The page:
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Drug Deliv. 2018 Nov;25(1):1756-1765. doi: 10.1080/10717544.2018.1507061.

Development and characterization of sorafenib-loaded lipid nanocapsules for the treatment of glioblastoma.

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a Département de Neurochirurgie , CHU , Angers , France.
b CRCINA, INSERM , Université de Nantes, Université d'Angers , Angers , France.
c MINT, INSERM 1066, CNRS 6021 , Université d'Angers, UNIV Angers , Angers , France.
d Division of Drug Delivery and Tissue Engineering, School of Pharmacy , University of Nottingham , Nottingham , UK.
e PRISM-IRM , UNIV Angers , Angers , France.


Anticancer agents that target both tumor cells and angiogenesis are of potential interest for glioblastoma (GB) therapy. One such agent is sorafenib (SFN), a tyrosine kinase inhibitor. However, poor aqueous solubility and undesirable side effects limit its clinical application, including local treatment. We encapsulated SFN in lipid nanocapsules (LNCs) to overcome these drawbacks. LNCs are nanocarriers formulated according to a solvent-free process, using only components that have received regulatory approval. SFN-LNCs had a diameter of 54 ± 1 nm, high encapsulation efficiency (>90%), and a drug payload of 2.11 ± 0.03 mg/g of LNC dispersion. They inhibited in vitro angiogenesis and decreased human U87MG GB cell viability similarly to free SFN. In vivo studies showed that the intratumoral administration of SFN-LNCs or free SFN in nude mice bearing an orthotopic U87MG human GB xenograft decreased the proportion of proliferating cells in the tumor relative to control groups. SFN-LNCs were more effective than free SFN for inducing early tumor vascular normalization, characterized by increases in tumor blood flow and decreases in tumor vessel area. These results highlight the potential of LNCs as delivery systems for SFN. The vascular normalization induced by SFN-LNCs could be used to improve the efficacy of chemotherapy or radiotherapy for treating GB.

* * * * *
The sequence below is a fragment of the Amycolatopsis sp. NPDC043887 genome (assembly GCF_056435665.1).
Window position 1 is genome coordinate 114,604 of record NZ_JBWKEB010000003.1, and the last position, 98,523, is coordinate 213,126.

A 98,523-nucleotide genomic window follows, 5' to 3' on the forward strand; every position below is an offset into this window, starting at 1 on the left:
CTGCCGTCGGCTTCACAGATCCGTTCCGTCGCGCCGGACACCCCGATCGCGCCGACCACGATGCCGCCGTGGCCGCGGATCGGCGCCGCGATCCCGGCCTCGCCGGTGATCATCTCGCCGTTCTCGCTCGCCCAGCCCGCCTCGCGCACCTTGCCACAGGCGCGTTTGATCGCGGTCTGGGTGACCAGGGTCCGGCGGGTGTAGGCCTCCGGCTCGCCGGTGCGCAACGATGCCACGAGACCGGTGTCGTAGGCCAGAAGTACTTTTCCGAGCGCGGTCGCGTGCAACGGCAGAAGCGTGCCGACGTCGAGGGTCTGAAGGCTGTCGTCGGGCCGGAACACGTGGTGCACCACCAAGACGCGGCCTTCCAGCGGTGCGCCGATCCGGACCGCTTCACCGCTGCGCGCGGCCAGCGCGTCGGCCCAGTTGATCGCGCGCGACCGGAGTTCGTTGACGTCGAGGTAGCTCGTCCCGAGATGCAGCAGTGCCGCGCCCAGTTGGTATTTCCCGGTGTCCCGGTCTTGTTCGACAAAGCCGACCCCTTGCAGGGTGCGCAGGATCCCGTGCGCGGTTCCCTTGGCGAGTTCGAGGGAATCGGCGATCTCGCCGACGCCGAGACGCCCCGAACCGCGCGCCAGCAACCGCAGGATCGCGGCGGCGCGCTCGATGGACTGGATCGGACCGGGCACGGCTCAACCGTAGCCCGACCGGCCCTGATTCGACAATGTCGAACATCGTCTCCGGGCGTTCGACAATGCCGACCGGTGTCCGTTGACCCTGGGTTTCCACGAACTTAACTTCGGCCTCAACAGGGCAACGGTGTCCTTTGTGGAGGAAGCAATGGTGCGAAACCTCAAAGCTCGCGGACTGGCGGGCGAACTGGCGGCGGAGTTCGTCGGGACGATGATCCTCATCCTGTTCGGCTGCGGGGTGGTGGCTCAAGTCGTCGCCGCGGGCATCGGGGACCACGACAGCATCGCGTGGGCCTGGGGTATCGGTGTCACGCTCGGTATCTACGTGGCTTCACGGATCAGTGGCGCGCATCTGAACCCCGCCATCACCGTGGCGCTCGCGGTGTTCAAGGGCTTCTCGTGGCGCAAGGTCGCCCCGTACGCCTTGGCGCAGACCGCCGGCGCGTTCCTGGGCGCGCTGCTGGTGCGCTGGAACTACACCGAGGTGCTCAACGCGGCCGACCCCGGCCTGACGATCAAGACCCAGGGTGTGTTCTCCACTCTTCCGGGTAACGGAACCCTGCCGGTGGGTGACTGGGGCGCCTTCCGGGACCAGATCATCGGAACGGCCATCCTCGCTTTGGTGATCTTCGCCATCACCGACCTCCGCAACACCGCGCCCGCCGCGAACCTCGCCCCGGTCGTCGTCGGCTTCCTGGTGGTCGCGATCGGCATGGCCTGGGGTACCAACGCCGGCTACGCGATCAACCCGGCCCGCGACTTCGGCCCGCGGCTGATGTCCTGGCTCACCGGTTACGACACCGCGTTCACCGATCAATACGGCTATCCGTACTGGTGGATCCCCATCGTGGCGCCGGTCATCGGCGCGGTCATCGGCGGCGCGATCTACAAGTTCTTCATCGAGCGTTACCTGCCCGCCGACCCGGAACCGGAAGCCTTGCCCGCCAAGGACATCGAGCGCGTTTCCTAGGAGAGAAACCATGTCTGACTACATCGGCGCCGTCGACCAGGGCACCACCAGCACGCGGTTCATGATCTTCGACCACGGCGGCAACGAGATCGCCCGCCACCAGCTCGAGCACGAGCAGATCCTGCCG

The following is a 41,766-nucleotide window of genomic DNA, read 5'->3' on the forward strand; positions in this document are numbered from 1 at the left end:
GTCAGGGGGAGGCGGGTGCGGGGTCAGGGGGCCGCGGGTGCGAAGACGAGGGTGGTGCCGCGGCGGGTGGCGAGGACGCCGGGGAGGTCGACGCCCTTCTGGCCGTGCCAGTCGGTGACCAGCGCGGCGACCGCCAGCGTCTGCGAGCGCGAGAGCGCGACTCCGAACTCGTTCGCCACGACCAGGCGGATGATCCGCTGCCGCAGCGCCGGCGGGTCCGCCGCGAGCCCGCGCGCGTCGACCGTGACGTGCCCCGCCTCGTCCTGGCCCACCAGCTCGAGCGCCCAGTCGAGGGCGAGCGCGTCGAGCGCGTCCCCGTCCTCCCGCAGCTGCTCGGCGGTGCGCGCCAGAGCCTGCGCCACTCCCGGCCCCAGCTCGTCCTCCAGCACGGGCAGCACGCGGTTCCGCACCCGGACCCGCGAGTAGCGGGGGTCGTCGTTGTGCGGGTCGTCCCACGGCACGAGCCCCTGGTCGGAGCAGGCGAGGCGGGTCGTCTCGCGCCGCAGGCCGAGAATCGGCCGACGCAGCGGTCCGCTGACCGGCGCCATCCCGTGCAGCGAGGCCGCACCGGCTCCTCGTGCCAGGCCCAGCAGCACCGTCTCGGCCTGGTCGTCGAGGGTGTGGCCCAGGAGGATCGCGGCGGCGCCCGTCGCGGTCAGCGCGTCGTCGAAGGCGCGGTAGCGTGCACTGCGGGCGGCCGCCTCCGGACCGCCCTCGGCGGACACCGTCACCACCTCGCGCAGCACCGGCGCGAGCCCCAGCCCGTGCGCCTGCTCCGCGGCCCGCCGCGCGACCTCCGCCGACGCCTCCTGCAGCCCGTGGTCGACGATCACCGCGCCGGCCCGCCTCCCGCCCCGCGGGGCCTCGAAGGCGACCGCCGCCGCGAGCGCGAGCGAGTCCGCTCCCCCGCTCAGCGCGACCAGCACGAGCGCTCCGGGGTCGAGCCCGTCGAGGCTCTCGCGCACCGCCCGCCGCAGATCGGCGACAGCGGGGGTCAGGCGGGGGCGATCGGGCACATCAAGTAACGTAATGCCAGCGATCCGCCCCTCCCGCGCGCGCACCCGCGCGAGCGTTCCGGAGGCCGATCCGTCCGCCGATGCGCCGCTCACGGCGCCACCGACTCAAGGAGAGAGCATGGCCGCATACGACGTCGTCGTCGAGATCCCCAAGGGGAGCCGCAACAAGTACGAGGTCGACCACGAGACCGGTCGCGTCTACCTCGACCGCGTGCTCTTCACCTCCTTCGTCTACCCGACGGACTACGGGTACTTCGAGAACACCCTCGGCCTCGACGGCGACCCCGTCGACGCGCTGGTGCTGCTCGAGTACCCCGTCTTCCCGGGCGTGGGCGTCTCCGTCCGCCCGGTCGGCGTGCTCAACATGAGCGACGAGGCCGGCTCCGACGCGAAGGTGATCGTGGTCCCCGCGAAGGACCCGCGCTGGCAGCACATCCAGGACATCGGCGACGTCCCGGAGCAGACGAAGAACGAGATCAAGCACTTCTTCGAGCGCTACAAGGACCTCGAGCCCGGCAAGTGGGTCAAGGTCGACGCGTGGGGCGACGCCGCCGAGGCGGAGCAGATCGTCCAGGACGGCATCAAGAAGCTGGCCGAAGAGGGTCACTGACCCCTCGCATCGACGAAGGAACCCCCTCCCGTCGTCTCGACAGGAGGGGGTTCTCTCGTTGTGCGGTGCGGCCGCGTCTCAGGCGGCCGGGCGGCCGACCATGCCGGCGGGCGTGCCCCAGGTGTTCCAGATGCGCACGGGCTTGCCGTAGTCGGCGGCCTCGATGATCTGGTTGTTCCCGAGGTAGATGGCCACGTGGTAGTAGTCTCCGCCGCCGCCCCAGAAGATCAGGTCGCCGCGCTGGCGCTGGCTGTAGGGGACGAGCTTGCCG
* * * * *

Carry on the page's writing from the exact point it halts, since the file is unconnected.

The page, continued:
Drug delivery; glioblastoma; lipid nanocapsules; sorafenib

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